Annual event celebrates, honors calltakers who dedicate their lives to serving the public
April is National County Government Month, spotlighting county programs, services
The Erie County Department of Central Police Services is joining counterparts nationwide this week to participate in National Public Safety Telecommunicators Week, an annual event held in the second week of April to honor and recognize 911 calltakers, the “first” first responders, for their dedication and service to the public during some of the most difficult moments in a person’s life.
ECDCPS stated, “These dedicated professionals play a key role in ensuring public safety across Erie County by answering emergency calls and dispatching police, fire and EMS services 24 hours a day, 7 days a week.”
Erie County Executive Mark Poloncarz said, “911 calltakers are the essential first link in the chain of emergency assistance and are indispensable to the protection and safety of the public. These men and women work calmly and professionally to get life-saving assistance where it needs to go as quickly as possible at all times of day and night, regardless of what type of emergency is at the other end of the line when they pick up the phone. During National County Government month in April, we are highlighting county services and programs that benefit residents. The Erie County 911 Communication Center and our calltakers are an excellent example of how county government serves the public. We are honored to recognize their work, especially this week, and I thank them for their service during this past, difficult year.”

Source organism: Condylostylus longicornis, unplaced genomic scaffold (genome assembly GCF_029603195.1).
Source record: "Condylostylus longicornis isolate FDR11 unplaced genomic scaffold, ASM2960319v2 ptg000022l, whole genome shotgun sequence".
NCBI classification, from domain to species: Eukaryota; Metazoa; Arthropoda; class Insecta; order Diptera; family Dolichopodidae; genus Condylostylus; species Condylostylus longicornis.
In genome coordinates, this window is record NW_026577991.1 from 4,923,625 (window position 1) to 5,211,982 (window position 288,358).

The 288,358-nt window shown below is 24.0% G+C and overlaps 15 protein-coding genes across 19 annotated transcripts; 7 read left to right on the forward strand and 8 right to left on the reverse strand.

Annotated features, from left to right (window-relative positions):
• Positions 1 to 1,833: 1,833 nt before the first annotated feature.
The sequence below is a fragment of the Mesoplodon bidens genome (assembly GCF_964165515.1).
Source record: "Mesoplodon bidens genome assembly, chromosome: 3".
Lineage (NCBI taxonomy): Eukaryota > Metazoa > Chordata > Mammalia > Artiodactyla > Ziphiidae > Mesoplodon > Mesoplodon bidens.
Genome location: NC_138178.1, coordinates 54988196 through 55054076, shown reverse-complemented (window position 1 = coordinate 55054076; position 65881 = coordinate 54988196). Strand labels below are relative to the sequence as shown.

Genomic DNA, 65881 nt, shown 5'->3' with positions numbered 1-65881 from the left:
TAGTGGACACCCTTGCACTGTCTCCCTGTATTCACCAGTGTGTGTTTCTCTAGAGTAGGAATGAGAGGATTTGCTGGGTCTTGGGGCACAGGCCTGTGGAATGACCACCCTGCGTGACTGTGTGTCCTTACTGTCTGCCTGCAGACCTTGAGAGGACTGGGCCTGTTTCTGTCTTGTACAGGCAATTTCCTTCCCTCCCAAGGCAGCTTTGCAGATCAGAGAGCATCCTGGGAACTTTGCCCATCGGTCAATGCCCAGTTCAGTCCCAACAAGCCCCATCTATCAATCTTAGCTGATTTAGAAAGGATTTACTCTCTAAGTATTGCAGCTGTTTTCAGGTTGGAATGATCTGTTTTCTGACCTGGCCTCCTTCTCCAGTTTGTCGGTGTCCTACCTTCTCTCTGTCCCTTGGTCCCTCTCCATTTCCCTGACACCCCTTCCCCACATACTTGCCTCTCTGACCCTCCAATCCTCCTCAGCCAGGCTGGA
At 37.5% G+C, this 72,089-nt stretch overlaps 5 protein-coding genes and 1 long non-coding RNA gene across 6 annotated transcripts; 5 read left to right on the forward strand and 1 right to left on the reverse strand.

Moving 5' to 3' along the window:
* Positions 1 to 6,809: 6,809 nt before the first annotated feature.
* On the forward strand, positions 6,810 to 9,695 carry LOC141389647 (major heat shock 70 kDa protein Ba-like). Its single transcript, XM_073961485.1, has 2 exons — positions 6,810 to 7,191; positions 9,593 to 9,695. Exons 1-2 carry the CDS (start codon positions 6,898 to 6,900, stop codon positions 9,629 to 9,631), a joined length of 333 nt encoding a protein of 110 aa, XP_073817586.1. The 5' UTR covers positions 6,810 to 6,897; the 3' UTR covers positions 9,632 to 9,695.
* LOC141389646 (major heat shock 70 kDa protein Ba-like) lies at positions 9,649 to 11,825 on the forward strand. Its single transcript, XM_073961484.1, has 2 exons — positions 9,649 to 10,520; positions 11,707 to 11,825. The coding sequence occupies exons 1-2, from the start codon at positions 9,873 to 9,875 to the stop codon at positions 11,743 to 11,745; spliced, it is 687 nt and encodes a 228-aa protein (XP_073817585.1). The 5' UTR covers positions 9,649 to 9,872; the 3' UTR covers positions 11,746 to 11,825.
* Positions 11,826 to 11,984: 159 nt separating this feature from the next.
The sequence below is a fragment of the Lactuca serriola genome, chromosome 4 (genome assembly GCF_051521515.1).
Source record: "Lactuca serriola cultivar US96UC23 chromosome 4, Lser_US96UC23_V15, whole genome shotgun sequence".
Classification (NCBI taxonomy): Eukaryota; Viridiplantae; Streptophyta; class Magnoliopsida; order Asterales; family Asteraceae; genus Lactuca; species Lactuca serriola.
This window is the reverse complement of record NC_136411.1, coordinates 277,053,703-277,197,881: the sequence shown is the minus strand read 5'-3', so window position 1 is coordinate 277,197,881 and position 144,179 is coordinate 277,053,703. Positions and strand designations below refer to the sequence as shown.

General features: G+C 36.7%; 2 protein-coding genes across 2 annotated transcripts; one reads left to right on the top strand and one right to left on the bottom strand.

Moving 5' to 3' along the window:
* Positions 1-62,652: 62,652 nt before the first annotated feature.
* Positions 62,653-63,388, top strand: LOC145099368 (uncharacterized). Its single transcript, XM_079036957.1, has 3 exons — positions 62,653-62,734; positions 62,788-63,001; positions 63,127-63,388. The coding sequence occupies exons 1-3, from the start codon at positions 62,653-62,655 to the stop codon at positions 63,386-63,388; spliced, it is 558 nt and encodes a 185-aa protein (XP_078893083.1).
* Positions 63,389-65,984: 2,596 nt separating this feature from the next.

In 2020, the Erie County 911 Communication Center answered 761,016 calls and responded to 2,104 texts for emergency services. The COVID-19 pandemic presented numerous challenges to emergency communication services and required the implementation of innovative strategies to ensure the effective delivery of this lifesaving service.
Furthermore, in keeping with the New York State Police Reform and Reinvention Collaborative, the DCPS recently sponsored “Racial Issues and Bias, Bridging the Gap” training. This program was attended by dispatchers and calltakers from 14 agencies in Erie County and intended to recognize and overcome inequality and implicit bias.
Commissioner of Central Police Services James Jancewicz added, “This past year has highlighted the dedication and professionalism of the calltakers at the Erie County 911 Communications Center. They have adapted to the many challenges presented from the pandemic and continued to provide the critical, lifesaving component of law enforcement, fire and medical response throughout Erie County. I thank them for their service to the community.”
National Public Safety Telecommunicators Week is celebrated from April 11-17.
April is “National County Government Month” and Erie County is one of over 3,000 counties nationwide joining the National Association of Counties all month long to spotlight and celebrate the critical role county governments play in the lives of residents. This year’s theme, “Counties Matter,” provides an opportunity to educate residents on county programs, responsibilities and services, especially as they relate to the COVID-19 pandemic.